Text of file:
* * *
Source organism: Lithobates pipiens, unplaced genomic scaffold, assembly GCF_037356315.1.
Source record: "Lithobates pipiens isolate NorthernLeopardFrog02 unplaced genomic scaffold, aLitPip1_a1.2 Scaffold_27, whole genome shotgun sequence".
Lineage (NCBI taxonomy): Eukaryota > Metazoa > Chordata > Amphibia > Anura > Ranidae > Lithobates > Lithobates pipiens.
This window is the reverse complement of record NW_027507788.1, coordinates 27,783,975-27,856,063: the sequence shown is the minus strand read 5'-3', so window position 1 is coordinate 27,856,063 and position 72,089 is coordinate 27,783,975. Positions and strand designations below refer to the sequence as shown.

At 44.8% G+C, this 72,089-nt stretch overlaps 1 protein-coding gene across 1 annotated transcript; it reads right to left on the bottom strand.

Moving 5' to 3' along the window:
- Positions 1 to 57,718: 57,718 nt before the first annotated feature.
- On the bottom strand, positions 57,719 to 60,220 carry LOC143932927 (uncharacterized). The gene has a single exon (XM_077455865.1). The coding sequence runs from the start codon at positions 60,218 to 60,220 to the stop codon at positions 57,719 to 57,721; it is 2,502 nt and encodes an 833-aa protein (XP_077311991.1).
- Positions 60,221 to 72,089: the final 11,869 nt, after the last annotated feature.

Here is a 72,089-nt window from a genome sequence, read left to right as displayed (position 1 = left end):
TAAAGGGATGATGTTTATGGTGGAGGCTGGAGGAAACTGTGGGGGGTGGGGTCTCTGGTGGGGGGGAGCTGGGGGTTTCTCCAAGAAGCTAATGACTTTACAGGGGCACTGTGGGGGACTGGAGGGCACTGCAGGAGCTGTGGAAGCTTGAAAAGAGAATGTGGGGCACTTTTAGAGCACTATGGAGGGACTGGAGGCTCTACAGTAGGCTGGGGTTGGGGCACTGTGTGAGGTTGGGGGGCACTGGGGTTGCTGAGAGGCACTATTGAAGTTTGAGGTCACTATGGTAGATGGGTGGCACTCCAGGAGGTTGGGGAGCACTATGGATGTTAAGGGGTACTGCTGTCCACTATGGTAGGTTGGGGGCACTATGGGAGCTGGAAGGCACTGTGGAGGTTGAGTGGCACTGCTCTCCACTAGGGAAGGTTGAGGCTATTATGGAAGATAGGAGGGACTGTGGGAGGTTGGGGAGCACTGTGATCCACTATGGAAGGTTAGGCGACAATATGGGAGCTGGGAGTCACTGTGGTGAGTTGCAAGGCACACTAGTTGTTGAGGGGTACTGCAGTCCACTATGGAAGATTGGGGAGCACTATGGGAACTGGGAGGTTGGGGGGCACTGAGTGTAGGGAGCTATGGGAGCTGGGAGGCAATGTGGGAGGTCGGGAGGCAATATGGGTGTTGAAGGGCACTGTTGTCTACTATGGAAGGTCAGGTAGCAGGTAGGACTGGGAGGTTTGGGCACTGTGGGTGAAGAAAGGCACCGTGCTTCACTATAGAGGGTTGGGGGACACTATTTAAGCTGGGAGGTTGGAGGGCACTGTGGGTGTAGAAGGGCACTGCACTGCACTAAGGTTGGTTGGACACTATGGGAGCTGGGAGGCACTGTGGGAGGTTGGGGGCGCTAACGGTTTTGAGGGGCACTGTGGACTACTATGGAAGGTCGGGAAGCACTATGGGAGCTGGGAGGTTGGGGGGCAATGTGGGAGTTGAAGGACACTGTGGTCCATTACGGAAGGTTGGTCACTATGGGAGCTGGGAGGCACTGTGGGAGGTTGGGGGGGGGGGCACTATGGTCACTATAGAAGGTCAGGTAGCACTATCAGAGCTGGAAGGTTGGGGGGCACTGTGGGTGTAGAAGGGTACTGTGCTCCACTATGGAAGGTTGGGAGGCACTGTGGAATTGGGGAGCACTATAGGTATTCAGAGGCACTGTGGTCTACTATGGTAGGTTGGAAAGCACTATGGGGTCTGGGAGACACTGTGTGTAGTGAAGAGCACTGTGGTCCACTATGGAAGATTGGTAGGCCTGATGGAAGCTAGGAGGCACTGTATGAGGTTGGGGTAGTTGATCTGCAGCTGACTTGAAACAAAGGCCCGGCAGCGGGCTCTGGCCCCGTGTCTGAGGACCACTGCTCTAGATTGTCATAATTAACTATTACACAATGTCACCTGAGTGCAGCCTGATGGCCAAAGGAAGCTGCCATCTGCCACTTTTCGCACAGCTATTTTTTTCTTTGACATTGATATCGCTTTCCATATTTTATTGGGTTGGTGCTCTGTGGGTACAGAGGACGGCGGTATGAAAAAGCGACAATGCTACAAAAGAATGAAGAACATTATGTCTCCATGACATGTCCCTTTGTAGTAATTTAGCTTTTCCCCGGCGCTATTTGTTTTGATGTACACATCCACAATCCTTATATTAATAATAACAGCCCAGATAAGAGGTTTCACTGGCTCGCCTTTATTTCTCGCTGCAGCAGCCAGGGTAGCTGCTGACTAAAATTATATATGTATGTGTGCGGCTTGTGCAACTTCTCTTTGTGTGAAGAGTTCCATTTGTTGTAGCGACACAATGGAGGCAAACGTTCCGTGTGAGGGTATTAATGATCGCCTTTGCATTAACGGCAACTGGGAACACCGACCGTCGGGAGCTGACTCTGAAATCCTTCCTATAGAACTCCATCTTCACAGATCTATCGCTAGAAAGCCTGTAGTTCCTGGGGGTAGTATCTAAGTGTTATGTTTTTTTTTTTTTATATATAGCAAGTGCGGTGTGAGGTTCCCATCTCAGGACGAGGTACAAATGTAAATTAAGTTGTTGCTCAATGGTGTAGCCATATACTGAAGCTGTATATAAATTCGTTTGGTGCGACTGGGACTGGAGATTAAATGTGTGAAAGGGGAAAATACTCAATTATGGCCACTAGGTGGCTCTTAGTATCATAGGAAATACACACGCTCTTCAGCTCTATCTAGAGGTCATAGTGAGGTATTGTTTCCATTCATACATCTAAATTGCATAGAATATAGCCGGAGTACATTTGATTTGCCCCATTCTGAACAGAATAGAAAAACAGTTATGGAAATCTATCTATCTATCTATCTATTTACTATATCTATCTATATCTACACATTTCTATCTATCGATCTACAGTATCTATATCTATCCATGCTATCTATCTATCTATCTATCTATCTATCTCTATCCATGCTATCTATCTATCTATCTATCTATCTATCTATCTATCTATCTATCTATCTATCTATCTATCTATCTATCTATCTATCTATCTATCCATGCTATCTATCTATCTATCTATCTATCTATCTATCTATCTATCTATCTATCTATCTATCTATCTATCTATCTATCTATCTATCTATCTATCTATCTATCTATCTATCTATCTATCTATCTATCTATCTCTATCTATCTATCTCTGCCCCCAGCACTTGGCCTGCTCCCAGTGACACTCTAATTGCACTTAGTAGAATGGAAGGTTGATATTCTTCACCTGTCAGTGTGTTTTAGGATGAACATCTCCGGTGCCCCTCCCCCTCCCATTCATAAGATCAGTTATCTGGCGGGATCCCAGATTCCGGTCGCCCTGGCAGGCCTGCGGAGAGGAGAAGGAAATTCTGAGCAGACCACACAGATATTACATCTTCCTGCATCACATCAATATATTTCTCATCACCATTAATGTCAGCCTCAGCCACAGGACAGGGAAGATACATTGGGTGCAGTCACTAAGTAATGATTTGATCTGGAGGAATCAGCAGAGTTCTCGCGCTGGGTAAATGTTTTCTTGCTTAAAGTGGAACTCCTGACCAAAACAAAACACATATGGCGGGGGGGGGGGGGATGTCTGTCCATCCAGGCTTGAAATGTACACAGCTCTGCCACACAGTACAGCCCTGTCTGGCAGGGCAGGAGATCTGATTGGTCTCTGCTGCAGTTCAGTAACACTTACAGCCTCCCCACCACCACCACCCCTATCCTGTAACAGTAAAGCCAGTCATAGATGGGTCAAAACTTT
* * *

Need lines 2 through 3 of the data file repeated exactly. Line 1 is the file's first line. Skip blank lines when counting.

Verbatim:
Source record: "Lithobates pipiens isolate NorthernLeopardFrog02 unplaced genomic scaffold, aLitPip1_a1.2 Scaffold_27, whole genome shotgun sequence".
Lineage (NCBI taxonomy): Eukaryota > Metazoa > Chordata > Amphibia > Anura > Ranidae > Lithobates > Lithobates pipiens.